Festival Diary: Frankie Boyle is lost in translation for New York actor and writer
Probably the best perk of being a Fringe performer is getting a venue pass which allows entry to shows which don't reach capacity.
That certainly doesn’t apply to Frankie Boyle, whose run at the Assembly Rooms is one of the festival's hottest tickets.
But that didn’t stop New York playwright and performer John Jiler, the star of The Rosenberg/Strange Fruit Project, from giving it a go and being rewarded when a last-minute seat became available.
There was just one problem – Jiler could hardly understand a word due to Boyle's “impenetrable” Glasgow accent.
Jiler told me: “I thought ‘when in Rome, do like the Romans,’ but I honestly hardly got any of it. All around me people were stomping and laughing, but I was completely alienated. I have a feeling that it was probably pretty interesting, but it was like Lithuanian to me.”
Boyle himself has been using his Assembly pass to check out some of the other shows, with one in particular inspiring him to record a video message with advice for performers.
What Girls Are Made Of is one of many previous Fringe hits revived and rebooted this year in the hope of securing new audiences and a new life away from Edinburgh.
Boyle, who had no idea what the show was about beforehand, was full of praise for the “ferocious intensity” of Cora Bissett’s performance in her acclaimed gig theatre show recalling her rollercoaster experiences of the music industry after joining an indie-rock band when she was a teenager growing up in Fife.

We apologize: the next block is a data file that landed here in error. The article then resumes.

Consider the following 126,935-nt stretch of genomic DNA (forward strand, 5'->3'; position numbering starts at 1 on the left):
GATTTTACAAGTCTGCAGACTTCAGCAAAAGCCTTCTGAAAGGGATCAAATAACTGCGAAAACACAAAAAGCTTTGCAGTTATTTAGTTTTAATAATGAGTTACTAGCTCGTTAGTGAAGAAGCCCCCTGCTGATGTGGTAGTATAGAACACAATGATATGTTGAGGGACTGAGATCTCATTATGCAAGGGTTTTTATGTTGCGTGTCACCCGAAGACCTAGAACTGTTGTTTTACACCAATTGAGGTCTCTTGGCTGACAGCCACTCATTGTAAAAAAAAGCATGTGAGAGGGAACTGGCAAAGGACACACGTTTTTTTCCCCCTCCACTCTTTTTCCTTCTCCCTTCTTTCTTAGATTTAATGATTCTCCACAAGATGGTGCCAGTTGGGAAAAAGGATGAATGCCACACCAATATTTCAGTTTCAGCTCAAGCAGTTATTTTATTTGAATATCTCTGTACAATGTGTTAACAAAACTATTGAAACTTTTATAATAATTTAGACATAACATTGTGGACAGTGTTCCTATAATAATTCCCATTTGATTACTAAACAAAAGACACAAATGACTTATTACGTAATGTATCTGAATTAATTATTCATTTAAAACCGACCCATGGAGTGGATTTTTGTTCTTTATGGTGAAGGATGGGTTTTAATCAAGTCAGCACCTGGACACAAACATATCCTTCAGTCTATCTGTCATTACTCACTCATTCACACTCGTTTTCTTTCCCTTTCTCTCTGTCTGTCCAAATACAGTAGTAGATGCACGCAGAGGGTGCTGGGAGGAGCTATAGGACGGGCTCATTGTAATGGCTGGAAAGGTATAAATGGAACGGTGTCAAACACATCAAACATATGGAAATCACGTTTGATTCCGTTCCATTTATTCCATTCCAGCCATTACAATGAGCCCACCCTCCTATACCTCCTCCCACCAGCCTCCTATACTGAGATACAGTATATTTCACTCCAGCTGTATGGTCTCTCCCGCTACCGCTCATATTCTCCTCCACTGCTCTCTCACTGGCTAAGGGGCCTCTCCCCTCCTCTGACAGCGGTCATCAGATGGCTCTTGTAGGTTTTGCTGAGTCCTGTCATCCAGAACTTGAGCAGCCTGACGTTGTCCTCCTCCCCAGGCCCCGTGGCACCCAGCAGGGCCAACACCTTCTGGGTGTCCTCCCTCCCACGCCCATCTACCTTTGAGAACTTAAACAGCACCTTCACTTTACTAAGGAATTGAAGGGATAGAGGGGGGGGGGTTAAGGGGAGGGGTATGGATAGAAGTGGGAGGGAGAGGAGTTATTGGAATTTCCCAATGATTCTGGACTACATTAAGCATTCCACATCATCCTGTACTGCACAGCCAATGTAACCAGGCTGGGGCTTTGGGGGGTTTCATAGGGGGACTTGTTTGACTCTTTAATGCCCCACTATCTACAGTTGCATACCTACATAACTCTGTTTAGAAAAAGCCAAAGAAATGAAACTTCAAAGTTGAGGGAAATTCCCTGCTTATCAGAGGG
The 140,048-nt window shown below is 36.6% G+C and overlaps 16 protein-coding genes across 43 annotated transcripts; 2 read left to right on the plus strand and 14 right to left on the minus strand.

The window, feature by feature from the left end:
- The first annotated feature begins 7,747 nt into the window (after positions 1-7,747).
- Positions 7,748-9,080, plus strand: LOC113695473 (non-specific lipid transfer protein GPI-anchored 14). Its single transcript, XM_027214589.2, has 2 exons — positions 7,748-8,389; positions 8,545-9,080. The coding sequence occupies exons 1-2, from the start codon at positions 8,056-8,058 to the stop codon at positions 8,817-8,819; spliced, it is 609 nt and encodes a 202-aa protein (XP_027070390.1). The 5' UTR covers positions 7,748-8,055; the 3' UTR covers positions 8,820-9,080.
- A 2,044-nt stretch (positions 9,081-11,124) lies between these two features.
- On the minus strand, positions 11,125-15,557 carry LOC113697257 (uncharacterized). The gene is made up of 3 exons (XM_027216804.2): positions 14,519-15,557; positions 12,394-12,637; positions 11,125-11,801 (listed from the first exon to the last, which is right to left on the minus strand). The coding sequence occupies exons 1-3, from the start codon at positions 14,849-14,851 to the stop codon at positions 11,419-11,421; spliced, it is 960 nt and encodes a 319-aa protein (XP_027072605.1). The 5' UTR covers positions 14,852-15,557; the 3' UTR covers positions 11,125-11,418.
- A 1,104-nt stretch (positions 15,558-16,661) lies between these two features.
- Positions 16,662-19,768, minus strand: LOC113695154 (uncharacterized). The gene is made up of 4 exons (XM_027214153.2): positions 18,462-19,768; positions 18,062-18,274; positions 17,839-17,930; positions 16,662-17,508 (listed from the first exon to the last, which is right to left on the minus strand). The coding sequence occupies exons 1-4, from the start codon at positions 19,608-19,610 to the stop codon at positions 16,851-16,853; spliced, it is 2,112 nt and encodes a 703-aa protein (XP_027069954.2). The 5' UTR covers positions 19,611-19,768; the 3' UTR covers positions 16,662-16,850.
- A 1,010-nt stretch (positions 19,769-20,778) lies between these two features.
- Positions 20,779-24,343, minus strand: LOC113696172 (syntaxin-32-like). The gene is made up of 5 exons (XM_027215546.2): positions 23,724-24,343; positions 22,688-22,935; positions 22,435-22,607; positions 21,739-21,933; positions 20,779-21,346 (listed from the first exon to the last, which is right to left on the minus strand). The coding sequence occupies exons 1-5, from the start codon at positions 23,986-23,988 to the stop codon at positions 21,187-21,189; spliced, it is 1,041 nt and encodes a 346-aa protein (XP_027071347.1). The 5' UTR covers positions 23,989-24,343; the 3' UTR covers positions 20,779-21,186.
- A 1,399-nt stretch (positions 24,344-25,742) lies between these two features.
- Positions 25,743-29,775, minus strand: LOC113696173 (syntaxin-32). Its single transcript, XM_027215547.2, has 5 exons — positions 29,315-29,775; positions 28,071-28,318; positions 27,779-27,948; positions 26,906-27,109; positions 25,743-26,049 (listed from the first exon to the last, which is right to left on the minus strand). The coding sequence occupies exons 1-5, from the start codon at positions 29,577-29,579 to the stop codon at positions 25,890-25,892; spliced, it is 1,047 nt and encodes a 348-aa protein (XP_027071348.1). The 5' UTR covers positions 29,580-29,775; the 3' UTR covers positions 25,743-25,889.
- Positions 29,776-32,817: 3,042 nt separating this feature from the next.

He told his Instagram followers: "It wasn’t full, but it was still done at absolute full power and full intensity.
"I really think that’s the way to do the Fringe. If you're a new act, just do every show like you’re absolutely bringing it. Don’t get into the mindset of ‘it’s half-full because it’s a Monday, I’ll bring it on Saturday.’ Get used to really hitting it every night because your body remembers that. You’re kind of training yourself to be on it. I speak as someone who's approached it both ways.”
There was a real international flavour in the queue to speak to The Scotsman at the Fringe’s annual “Meet the Media" event.
Japanese circus duo Chiharu “Cheeky” Kunishina and Daiki Izumida, who perform as Witty Look, seemed surprised I immediately recognised them given that they had just launched their debut Fringe show, at Assembly’s Roxy venue, where you can see why Daiki is a former unicycle world champion.
But the Tokyo-based pair are well known to audiences in the Hebrides thanks to their annual big top appearances with the Let’s Circus troupe, most recently at the Hebridean Celtic Festival, where they appeared on the same as The Proclaimers.
Phoebe Waller-Bridge, who has been dashing around in her “Fringe President” role, was back mingling in the Meet the Media queue for the second year in a row to spring a surprise on unsuspecting performers.
She was later catching up with Charlie Wood and Ed Bartlam, the duo behind Underbelly, where Fleabag premiered a decade ago, when she ambushed for a mass selfie by what appeared to be a group of performers but was actually Tracey White’s hen night en route to a silent disco tour.
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